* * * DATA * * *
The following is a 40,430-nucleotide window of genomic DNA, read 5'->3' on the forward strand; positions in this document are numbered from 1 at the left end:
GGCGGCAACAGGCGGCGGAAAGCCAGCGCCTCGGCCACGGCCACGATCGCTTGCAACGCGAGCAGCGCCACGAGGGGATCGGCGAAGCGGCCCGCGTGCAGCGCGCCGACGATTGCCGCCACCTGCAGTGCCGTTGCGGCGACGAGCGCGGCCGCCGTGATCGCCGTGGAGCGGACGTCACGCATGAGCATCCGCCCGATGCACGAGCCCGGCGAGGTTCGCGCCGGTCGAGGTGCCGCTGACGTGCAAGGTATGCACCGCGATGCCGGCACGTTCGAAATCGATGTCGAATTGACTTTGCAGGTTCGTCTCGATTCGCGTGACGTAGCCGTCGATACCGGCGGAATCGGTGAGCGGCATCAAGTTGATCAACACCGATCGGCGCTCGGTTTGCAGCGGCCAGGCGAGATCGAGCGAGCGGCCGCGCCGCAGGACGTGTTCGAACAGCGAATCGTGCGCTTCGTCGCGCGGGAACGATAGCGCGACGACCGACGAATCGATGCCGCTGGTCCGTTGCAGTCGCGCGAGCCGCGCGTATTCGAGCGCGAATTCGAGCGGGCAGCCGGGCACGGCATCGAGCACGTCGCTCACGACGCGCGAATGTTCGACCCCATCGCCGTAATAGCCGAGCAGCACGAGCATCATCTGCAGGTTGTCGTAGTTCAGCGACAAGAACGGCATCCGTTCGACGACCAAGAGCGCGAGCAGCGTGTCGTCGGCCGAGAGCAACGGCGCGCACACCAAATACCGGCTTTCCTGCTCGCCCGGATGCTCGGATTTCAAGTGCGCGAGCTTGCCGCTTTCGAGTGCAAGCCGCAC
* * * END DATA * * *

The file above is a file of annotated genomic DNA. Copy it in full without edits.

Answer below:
The following is a 40,430-nucleotide window of genomic DNA, read 5'->3' on the forward strand; positions in this document are numbered from 1 at the left end:
GGCGGCAACAGGCGGCGGAAAGCCAGCGCCTCGGCCACGGCCACGATCGCTTGCAACGCGAGCAGCGCCACGAGGGGATCGGCGAAGCGGCCCGCGTGCAGCGCGCCGACGATTGCCGCCACCTGCAGTGCCGTTGCGGCGACGAGCGCGGCCGCCGTGATCGCCGTGGAGCGGACGTCACGCATGAGCATCCGCCCGATGCACGAGCCCGGCGAGGTTCGCGCCGGTCGAGGTGCCGCTGACGTGCAAGGTATGCACCGCGATGCCGGCACGTTCGAAATCGATGTCGAATTGACTTTGCAGGTTCGTCTCGATTCGCGTGACGTAGCCGTCGATACCGGCGGAATCGGTGAGCGGCATCAAGTTGATCAACACCGATCGGCGCTCGGTTTGCAGCGGCCAGGCGAGATCGAGCGAGCGGCCGCGCCGCAGGACGTGTTCGAACAGCGAATCGTGCGCTTCGTCGCGCGGGAACGATAGCGCGACGACCGACGAATCGATGCCGCTGGTCCGTTGCAGTCGCGCGAGCCGCGCGTATTCGAGCGCGAATTCGAGCGGGCAGCCGGGCACGGCATCGAGCACGTCGCTCACGACGCGCGAATGTTCGACCCCATCGCCGTAATAGCCGAGCAGCACGAGCATCATCTGCAGGTTGTCGTAGTTCAGCGACAAGAACGGCATCCGTTCGACGACCAAGAGCGCGAGCAGCGTGTCGTCGGCCGAGAGCAACGGCGCGCACACCAAATACCGGCTTTCCTGCTCGCCCGGATGCTCGGATTTCAAGTGCGCGAGCTTGCCGCTTTCGAGTGCAAGCCGCAC